Skeletons in the Desert

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Skeletons in Desert Areas can be hidden or along a popular path

Unveiling the Mysteries of Cactus Skeletons in the Desert

When you think of a desert, you likely picture vast stretches of sand, scorching sun, and towering cacti. These iconic desert plants, such as the saguaro cactus, play a crucial role in the ecosystem and are known for their remarkable resilience in arid environments. However, have you ever wondered what lies beneath their impressive exteriors? On a recent walk through the desert, I found these skeletons. We’ll delve into the fascinating world of cactus skeletons in the desert, shedding light on the woody remains known as “ribs” that provide crucial support to these giants.

Saguaro Cactus: A Desert Sentinel

The saguaro cactus (Carnegiea gigantea) is arguably the most recognizable symbol of the American Southwest’s deserts, particularly the Sonoran Desert. These imposing cacti can reach heights of up to 60 feet and have a distinctive columnar shape, often adorned with arms that reach out like welcoming gestures to the desert’s harsh conditions.

A Closer Look at Cactus Ribs

One of the most intriguing aspects of the saguaro cactus is its internal structure. Beneath its fleshy, water-storing exterior lies a hidden framework known as “ribs.” These ribs are not bones, of course, but they serve a similar purpose in providing structural support to the cactus.

The ribs of a saguaro cactus are typically woody and arranged in a vertical pattern within the plant’s body. They extend from the base of the cactus up into the arms, acting as a skeletal framework that gives the saguaro its characteristic shape and enables it to thrive in the harsh desert environment.

Why Do Cactus Skeletons Exist?

The presence of ribs or cactus skeletons in the desert serves several essential functions:

  1. Structural Support: The primary role of cactus ribs is to provide structural support to the plant. This support becomes crucial as the cactus grows taller and heavier, preventing it from collapsing under its weight.
  2. Water Storage: While ribs are not directly involved in water storage, they indirectly facilitate it. The ribs help maintain the cactus’s shape, which, in turn, ensures the efficient storage of water in the fleshy tissue surrounding the ribs.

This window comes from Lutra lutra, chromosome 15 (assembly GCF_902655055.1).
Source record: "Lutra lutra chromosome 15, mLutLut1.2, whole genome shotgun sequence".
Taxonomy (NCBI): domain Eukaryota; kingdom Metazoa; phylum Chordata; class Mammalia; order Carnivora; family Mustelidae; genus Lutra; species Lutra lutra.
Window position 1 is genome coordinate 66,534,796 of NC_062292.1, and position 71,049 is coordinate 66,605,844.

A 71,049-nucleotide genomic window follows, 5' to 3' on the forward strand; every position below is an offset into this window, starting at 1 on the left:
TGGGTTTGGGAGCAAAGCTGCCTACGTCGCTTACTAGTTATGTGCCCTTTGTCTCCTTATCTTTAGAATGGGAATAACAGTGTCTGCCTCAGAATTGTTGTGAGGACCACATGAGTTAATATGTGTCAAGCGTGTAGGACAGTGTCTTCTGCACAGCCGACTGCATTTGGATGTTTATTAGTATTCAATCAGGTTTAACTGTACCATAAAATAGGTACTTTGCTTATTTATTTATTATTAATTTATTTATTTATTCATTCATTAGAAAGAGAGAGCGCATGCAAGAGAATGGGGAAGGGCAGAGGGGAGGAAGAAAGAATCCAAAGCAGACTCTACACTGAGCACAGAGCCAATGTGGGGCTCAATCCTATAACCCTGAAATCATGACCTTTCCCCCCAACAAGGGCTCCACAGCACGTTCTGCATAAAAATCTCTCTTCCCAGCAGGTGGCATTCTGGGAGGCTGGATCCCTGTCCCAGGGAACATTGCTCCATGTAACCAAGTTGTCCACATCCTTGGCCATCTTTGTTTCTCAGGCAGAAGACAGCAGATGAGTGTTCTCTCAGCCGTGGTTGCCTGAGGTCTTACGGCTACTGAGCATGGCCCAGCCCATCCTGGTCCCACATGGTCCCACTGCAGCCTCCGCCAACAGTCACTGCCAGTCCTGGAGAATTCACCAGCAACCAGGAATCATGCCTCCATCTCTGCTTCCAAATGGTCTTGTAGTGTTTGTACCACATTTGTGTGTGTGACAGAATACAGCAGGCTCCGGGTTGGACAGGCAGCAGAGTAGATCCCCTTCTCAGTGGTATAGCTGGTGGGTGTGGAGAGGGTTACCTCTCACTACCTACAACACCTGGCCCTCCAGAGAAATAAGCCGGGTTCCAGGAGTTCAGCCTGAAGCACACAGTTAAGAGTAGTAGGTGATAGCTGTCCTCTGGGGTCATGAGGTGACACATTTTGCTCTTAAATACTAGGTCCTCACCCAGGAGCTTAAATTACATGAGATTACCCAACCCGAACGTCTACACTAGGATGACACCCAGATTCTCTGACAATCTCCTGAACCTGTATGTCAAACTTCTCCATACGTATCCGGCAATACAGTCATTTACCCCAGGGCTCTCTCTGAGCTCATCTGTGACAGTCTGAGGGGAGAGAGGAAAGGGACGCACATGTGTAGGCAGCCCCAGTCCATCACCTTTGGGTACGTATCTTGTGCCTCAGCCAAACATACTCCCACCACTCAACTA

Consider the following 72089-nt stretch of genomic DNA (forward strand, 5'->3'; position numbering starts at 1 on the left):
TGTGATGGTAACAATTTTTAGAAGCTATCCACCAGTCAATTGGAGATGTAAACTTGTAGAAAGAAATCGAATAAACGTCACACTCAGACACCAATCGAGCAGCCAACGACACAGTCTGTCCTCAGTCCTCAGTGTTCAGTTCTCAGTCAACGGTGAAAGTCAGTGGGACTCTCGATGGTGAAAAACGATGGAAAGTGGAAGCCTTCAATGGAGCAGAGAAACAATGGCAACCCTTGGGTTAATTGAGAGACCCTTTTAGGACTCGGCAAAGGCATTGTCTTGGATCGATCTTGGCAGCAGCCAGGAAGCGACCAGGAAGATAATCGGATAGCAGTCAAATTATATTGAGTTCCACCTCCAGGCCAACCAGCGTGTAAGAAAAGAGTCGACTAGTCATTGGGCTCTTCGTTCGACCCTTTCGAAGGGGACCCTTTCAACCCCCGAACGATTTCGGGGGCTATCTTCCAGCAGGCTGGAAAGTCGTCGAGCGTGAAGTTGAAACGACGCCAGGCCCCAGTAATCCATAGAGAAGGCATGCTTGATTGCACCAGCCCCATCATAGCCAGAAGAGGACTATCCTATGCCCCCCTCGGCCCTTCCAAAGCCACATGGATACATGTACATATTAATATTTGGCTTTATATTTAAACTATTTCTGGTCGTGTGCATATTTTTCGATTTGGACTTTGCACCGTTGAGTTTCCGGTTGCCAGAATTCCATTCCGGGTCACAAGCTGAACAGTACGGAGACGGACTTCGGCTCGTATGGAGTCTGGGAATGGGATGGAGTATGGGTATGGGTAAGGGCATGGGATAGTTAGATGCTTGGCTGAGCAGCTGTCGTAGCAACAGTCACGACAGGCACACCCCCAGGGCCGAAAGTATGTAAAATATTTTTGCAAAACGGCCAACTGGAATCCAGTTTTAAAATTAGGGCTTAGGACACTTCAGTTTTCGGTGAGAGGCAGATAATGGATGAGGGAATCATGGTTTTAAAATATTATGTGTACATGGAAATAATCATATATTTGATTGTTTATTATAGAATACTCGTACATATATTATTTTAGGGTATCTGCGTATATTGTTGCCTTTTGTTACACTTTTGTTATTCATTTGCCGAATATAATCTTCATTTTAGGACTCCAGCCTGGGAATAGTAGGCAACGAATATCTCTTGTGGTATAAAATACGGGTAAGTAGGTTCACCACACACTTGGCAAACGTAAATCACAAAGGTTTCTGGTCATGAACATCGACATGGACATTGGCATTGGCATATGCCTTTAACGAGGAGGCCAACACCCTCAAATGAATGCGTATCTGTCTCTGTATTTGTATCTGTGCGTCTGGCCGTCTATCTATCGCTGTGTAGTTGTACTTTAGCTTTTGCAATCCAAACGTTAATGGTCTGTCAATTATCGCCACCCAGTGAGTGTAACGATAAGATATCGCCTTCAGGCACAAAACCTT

3. Growth and Survival: Cactus skeletons play a vital role in the cactus’s ability to grow and survive in the desert. The ribs allow the saguaro to withstand strong winds and maintain its upright posture, ensuring optimal sun exposure for photosynthesis.

As I began my trek through the desert, I found beautiful specimens of cacti, plants and even some wildlife, but I also found a few skeletons as well…..

Saguaro cactus have strong ribs which help them grow very tall

 Mature Saguaro

This beautiful Saguaro was one of the first cacti that greeted me on my walk.

Skeletons in Desert areas can appear as dead wood piles

The first skeleton I came across was from a Saguaro cactus; part of it still standing upright.  You can see where top part of the skeleton has fallen to the ground after the cactus plant has died.

Look inside this dead saguaro to see the rib structure

Here it is close up.  The decay is till present as you can see inside.  The woody remains of the saguaro are called ‘ribs’ and are what supports the Saguaro cactus.

Skeletons in Desert areas start as fleshy plants

Above, is a photo of a Saguaro that had just fallen.  You can easily see the ribs.  Whenever a Saguaro cactus would fall in a landscape setting, we would move it to an out of the way area where it could decay.  Then we would take the ribs and put them back into the landscape as a display.  Saguaro ribs are considered a beautiful accent in the desert landscape and are prized by many.

Some Skeletons in Desert areas are just bones

Skeletons in the Desert can be Building Material

Native Americans used Saguaro ‘ribs’ to build roofs, walls and even furniture.  Another use was that they would make long poles that they used to knock off the Saguaro fruit, which is edible.

Saguaro are not the only types of cacti that leave behind skeletons….

Teddy Bear Cholla have unique skeletons

 Teddy Bear Cholla (Opuntia bigelovii)

 Teddy Bear Cholla (above), also has an interesting skeleton.

Decaying Teddy Bear Cholla cactus
Teddy Bear Cholla skeleton peeking through the woody plant

Above, is a photo of a segment of Teddy Bear Cholla that is in the process of decaying.  You can see the woody skeleton starting to show.